After the unexplained cancellation of their November 22, 2022 meeting, we haven’t seen or heard anything from the municipal council. Apparently, there is one person who holds the keys to the kingdom and isn’t available to transfer all of the necessary information to other council members. We don’t even know who remains—not even the Pinelands Commission knows the full list of current council members, since this has gone missing along with all other council information. Although the Pinelands Commission may like to have this situation rectified, its ability to actually assist the council in getting back on its feet is limited, since the Council is supposed to be an independent body. PPA would like to see the municipal council resuscitated and even revitalized to a status that is more vigorous than it was before.
The by-laws mandate that the council at least hold an annual meeting “between the third day and the tenth day of March.” In 2023, this time window came and went without any word from the council, so could it be time to officially declare it as defunct to reconstitute it? April 1st marks the end of the one-year term that the council chairperson, vice-chairperson, secretary, and treasurer are elected to serve, so these positions are technically unfilled. Even if the relevant bank account is clawed back—don’t expect to find much money in it, as many towns have apparently not been paying their dues.
The one meeting that I did get to attend (virtually on 9/27) did provide a glimpse into the ailing condition of the council. The meeting attendance and agenda were sparse. The informational session held by NJDEP on the new MS4 permit quickly became a sounding board for municipal complaints, with little productive discourse. These dynamics have set off a downward spiral: towns don’t view the council as worthwhile—and therefore don’t keep up with attendance or paying their dues—which then limits what the council can do. If the current council has effectively abdicated its responsibilities, what is to prevent Pinelands municipalities from reconstituting a new version of it? Pinelands Municipal Council 2.0 could be a fresh start with modernized procedures that would prevent this breakdown from happening again. If mayors are not motivated to sit on the council, perhaps it would make sense to draw representation from their respective environmental commissions/green teams, etc. By-laws describe that the council was intended to review any changes to the Pinelands Comprehensive Management Plan (CMP) and make recommendations on any matters of Commission business. Ideally, the municipal council would provide a forum for direct communication between leaders of Pinelands municipalities and the Pinelands Commission.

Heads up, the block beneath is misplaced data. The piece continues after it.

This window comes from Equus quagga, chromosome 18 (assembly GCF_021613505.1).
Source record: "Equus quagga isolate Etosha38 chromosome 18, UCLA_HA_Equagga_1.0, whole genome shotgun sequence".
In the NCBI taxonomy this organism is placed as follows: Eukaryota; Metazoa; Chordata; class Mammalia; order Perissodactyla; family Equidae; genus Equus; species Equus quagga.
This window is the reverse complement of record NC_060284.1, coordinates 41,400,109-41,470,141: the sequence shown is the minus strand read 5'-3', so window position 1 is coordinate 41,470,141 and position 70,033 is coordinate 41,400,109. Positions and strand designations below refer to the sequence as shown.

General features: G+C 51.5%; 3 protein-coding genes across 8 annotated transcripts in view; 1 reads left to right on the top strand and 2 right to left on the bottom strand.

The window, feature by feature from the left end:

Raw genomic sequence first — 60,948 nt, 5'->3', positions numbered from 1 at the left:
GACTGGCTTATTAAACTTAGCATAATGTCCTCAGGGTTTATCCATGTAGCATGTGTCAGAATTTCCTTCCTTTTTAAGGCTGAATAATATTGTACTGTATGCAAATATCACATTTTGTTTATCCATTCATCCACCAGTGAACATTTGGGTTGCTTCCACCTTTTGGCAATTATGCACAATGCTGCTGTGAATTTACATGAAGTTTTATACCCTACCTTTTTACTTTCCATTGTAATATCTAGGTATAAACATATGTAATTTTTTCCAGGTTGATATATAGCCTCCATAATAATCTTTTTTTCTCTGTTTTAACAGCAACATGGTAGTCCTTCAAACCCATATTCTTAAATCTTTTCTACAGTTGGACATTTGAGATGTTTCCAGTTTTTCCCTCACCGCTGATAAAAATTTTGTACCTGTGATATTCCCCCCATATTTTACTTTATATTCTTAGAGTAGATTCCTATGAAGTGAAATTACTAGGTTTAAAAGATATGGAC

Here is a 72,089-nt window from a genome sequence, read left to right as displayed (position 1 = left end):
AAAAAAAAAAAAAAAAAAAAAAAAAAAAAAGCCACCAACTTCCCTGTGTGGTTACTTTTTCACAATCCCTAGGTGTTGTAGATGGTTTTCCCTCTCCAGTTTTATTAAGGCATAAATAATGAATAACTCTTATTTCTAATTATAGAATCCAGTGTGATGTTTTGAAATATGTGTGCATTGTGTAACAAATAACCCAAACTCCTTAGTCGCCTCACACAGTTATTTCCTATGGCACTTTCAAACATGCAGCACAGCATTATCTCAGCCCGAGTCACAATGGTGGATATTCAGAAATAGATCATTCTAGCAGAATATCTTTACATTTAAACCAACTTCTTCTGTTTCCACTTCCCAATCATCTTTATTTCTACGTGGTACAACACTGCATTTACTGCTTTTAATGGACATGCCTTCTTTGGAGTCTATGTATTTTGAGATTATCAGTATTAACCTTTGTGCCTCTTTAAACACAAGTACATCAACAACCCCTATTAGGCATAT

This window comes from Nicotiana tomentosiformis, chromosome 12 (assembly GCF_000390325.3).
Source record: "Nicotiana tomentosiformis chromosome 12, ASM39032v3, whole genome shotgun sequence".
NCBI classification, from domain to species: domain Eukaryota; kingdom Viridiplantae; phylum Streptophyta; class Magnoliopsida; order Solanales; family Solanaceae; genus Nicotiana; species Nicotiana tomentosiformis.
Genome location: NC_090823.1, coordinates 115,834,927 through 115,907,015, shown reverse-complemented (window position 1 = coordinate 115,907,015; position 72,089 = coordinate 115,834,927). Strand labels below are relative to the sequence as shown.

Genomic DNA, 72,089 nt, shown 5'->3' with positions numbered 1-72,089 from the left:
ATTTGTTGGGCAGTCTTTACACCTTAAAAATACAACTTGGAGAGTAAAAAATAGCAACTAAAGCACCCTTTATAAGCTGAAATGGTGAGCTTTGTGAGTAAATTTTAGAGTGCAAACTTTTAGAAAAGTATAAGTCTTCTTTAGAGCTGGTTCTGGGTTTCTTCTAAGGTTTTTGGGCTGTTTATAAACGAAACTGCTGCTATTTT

Rather than just being a setting for municipalities to receive Commission announcements that could have been an email, the Pinelands Municipal Council could be a forum for productive conversations between municipal leaders. Cooperation and idea-sharing at the township level could be a vital tool for municipalities facing similar challenges in the unique context of the Pinelands. Collaboration like this will only become more important as climate change continues to shift the playing field. A changing world requires new approaches to municipal management—we believe this can be done better, together.